A Yadkin County native will take on the role of Massachusetts senator previously filled by John Kerry who has resigned to move on to the Secretary of State position.
Maurice “Mo” Cowan a graduate of Forbush High School will take over the Massachusetts senate seat and will start what he calls the beginning and the end of the shortest political career ever.
“I have no long-term political goals,” Cowan said in a phone interview. “This will be perhaps the shortest political career on record. I have no plans to run for an elected office now or in the future. I am just grateful that Governor Patrick appointed me for this service.
“For me this isn’t about career or any personal ambition or opportunity,” Cowan continued. “It’s about a chance to give back to a state that has given so much to me since I arrived here 22 years ago.”
While Cowan has been the source of headlines the past week for his unexpected appointment by Massachusetts Governor Deval Patrick he remembers his roots and where his foundation began.
“There’s an old saying, ‘no matter where you are in the world never forget where you came from’ and North Carolina and Yadkinville is and always will be home for me,” Cowan said. “I grew up there and I learned up my values around family, faith, what’s right and wrong and how to treat people and I learned those from my mother, my relatives and all the outstanding educators I had in the Yadkin County School system.”
Cowan has always credited Yadkin County educators for a large part of his educational and professional success.
“I am very grateful for the education I received from my wonderful teachers first at Courtney Elementary, East Bend, and then Forbush,” Cowan said in a previous interview. “If it weren’t for the teachers I had in Yadkin County I wouldn’t be where I am today.
“What the teachers of Yadkin County taught me opened doors and my mind to what education could provide you,” Cowan continued. “It was what they demanded and expected of us to learn.”
Cowan went from Yadkin County to be the first Forbush graduate to go on to Duke University and then on to law school at Northeastern University School of Law in Boston.
Cowan began his law career in Boston after law school and joined forces with Mintz, Levin, Cohn, Ferris, Glovsky, and Popeo where he began working for Gov. Patrick as general counsel.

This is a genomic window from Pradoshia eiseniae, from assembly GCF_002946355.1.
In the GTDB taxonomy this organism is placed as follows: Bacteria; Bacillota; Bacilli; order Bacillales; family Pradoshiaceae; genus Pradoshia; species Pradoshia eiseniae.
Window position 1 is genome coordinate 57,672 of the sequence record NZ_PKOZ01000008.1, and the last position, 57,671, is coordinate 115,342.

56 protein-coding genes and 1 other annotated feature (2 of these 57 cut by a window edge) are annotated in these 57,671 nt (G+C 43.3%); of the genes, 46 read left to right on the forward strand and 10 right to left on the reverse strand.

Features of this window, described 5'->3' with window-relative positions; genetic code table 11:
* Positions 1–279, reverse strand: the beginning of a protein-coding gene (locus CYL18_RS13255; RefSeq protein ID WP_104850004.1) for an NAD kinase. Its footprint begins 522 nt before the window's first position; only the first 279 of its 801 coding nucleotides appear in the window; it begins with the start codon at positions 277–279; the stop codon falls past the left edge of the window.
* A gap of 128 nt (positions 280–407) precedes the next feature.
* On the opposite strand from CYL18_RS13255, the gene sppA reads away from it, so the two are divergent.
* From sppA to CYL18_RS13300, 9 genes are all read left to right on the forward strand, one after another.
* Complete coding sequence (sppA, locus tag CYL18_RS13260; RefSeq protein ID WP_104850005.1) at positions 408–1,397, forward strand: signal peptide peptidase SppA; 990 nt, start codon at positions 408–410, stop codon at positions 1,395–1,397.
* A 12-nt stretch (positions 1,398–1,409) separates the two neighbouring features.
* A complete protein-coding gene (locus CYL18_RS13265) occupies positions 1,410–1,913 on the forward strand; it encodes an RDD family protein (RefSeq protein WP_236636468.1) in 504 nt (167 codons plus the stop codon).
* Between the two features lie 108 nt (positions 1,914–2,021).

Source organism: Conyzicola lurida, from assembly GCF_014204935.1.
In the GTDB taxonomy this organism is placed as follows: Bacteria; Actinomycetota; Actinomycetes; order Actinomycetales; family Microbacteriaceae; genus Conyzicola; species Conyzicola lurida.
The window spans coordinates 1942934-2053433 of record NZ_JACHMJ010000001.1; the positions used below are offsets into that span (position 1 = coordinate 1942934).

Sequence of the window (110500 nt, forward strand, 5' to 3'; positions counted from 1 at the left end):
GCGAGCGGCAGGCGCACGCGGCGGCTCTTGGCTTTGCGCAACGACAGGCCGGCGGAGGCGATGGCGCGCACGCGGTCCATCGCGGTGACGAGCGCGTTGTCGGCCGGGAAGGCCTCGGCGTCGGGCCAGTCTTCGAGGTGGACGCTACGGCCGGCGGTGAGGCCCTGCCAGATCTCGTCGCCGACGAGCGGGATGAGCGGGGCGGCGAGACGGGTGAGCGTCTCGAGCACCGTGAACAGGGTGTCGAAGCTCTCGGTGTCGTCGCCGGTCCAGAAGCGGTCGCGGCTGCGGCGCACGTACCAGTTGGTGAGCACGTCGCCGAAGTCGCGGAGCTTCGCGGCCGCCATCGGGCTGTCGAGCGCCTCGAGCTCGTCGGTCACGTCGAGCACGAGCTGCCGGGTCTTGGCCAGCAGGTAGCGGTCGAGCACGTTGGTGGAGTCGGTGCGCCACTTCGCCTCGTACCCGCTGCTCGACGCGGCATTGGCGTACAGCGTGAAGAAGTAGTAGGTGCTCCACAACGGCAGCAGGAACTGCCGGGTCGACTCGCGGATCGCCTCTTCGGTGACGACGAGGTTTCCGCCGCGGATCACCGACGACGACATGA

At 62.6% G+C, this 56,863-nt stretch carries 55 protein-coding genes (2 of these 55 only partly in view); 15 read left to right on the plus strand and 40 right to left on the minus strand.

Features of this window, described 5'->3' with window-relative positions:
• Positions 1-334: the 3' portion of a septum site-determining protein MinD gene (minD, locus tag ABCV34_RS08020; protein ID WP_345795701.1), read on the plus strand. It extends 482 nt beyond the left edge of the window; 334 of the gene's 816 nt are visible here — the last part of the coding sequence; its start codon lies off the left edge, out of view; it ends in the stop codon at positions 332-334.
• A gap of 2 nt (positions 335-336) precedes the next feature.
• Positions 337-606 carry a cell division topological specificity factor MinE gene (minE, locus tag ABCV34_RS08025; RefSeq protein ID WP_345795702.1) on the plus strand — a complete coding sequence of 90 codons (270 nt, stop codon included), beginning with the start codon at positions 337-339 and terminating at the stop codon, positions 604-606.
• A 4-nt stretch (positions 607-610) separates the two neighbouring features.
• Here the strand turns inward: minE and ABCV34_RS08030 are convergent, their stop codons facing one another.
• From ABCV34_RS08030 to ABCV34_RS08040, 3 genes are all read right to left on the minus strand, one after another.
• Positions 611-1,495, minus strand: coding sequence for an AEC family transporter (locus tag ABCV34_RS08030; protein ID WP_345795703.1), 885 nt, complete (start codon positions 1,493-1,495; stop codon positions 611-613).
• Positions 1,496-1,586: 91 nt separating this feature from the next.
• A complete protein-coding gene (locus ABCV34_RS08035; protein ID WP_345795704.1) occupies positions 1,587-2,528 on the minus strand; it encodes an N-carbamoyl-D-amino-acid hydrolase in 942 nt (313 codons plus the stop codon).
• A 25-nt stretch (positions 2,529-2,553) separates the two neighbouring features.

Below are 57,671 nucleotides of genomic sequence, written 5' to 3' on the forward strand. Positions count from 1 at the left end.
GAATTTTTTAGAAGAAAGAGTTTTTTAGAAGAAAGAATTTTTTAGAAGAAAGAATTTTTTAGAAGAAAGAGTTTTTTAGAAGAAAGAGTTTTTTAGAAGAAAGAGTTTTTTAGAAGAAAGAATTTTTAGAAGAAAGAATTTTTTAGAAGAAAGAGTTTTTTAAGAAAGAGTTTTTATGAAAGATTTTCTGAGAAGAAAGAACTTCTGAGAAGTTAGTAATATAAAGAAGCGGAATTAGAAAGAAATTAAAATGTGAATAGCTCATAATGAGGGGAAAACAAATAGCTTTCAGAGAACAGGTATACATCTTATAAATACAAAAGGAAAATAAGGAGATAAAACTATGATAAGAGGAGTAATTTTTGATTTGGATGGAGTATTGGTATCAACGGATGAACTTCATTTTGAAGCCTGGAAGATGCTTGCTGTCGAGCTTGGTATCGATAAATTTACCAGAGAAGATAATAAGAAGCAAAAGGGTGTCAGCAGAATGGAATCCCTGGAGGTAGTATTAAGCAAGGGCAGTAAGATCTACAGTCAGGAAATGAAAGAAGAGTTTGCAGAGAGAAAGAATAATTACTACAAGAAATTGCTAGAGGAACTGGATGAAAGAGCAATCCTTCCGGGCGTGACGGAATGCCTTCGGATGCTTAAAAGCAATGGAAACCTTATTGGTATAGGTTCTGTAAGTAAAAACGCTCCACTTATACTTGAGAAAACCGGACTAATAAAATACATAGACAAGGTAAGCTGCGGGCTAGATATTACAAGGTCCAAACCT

In 2011, Cowan was appointed to chief of staff by Gov. Patrick and has been serving Gov. Patrick ever since. He announced his plans to return to the private sector in November 2012. His appointment to the interim senator position will run from Feb. 1 through June 25 when a new senator will be elected by the state to carry out the remainder of Kerry’s term.
“I plan to return to the private sector and continue my life in that regard,” Cowan said. “I will continue to have a close personal and professional relationship with Governor Patrick. As always, should he have a need for advice, counsel, support or assistance of any kind I expect I will answer that call.”
Cowan said that he is aware that he will be facing serious issues as he heads to Washington, D.C. to serve the citizens of Massachusetts. He said that some outstanding issues that he expects to face are the fiscal cliff, immigration and health care.
“I’m going to go down there and work with Senator Warren and the rest of our congressional delegation to focus on those issues and do right by the people of Massachusetts,” Cowan said.
“I’m not going down there with any personal agenda,” Cowan continued. “My agenda is that of the people of Massachusetts and I think the best thing I can do is just continue the work that Secretary Kerry and his team have been working on for this many years.”
Cowan said that while he loves the life he has made for himself and his family in Massachusetts he still misses home, particularly because his mother and immediate relatives still reside in Yadkin County.
“I just miss family friends and I try to get to see as many as I can when I return home,” Cowan said. “There’s nothing like a good Sunday dinner at my mom’s house, my grandmother’s house or a relative’s house where you know you’re going to get some delicious, often home grown, food that reminds me of days growing up in North Carolina.”
Cowan said that he doesn’t make it back to his hometown as often as he would like but he hasn’t ruled out the possibility of one day returning for good.
“I don’t know about my plans well down the road,” Cowan said. “I think I’m going to be in Massachusetts where I have built a life, a career and a family for the last 20 plus years. Massachusetts has been good to me and I enjoy the region, I enjoy the people but as I said North Carolina is and always will be home.
“It’s where I started and I always enjoy returning for short or long trips and who knows maybe sometime in the future I may come home for what I think is a short trip and end up staying,” Cowan continued.
Reach Lindsay Craven at 679-2341 or email@example.com.